Most production is organic, but not by choice.  The embargo makes agricultural inputs unavailable or prohibitively expensive. See, for example, Modern Farmer’s photo-essay on Cuban farming.  Rice and potatoes, however, are not organically grown, and neither is most tobacco.   We heard from farmers in the exceptionally beautiful Viñales region that tobacco is beginning to be grown organically.

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They are proud of their tobacco.  It is used for high-quality cigars and is a major cash crop.

The agricultural situation in Cuba, like much else about the country, is full of contradictions.

Tomorrow: urban farming.

Jun 5 2015

Weekend reading: Agricultural & Food Controversies

F. Bailey Norwood, Pascal A. Oltenacu, Michelle S. Calvo-Lorenzo, and Sarah Lancaster.  Agricultural & Food Controversies: What Everyone Needs to Know.  Oxford University Press, 2015.

This book purports to take an objective look at “why equally smart and kind people can form vastly different opinions about food.”

Good luck with “objective.”

These authors are professors in agriculture departments in state universities (Oklahoma and Florida) who wish that controversial subjects in food and agriculture could be explored “while paying respect to the character and intellect of both sides.”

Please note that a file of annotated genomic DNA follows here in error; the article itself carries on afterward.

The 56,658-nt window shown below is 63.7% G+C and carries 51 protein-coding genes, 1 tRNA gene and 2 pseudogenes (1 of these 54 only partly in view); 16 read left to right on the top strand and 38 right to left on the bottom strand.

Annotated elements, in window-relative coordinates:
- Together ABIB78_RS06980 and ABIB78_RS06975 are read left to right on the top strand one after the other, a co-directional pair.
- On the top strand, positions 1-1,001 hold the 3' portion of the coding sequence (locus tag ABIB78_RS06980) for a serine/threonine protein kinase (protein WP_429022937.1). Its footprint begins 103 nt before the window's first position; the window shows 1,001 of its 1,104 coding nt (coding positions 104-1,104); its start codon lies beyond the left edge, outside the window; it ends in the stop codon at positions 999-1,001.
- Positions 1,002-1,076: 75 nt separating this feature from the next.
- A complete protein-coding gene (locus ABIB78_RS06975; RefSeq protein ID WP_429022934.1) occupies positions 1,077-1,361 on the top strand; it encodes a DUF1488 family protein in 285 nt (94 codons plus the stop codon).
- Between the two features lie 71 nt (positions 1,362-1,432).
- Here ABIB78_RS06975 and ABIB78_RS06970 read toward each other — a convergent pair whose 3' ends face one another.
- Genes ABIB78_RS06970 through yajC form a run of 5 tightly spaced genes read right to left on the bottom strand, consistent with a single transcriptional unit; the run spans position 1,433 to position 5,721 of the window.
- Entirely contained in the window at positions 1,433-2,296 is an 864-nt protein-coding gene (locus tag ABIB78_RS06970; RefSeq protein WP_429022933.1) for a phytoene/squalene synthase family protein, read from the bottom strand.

But then they take on liberals.

Liberals, they say, “have a negative view of big business, and…comprise the majority of food activists, and you have a story that can explain the rise of many agricultural controversies.”

With this established, they take on issues such as pesticides, fertilizers, carbon footprints, GMOs, farm subsidies, local food, and animal welfare.

Although the authors seem to be struggling to be fair to the positions of “liberal activists,” they tend to judge those positions as overly simplistic.

In the view of this liberal activist (I prefer advocate, however), this book ends up reflecting the authors’ strong ties to—and defense of—industrial agricultural models.

This is a good place to start to understand the non-liberal activist perspective.

May 29 2015

Weekend reading: Food Ethics for Everyone

Paul Thompson.  From Field to Fork: Food Ethics for Everyone.  Oxford University Press, 2015.

I was pleased to be asked to blurb this one: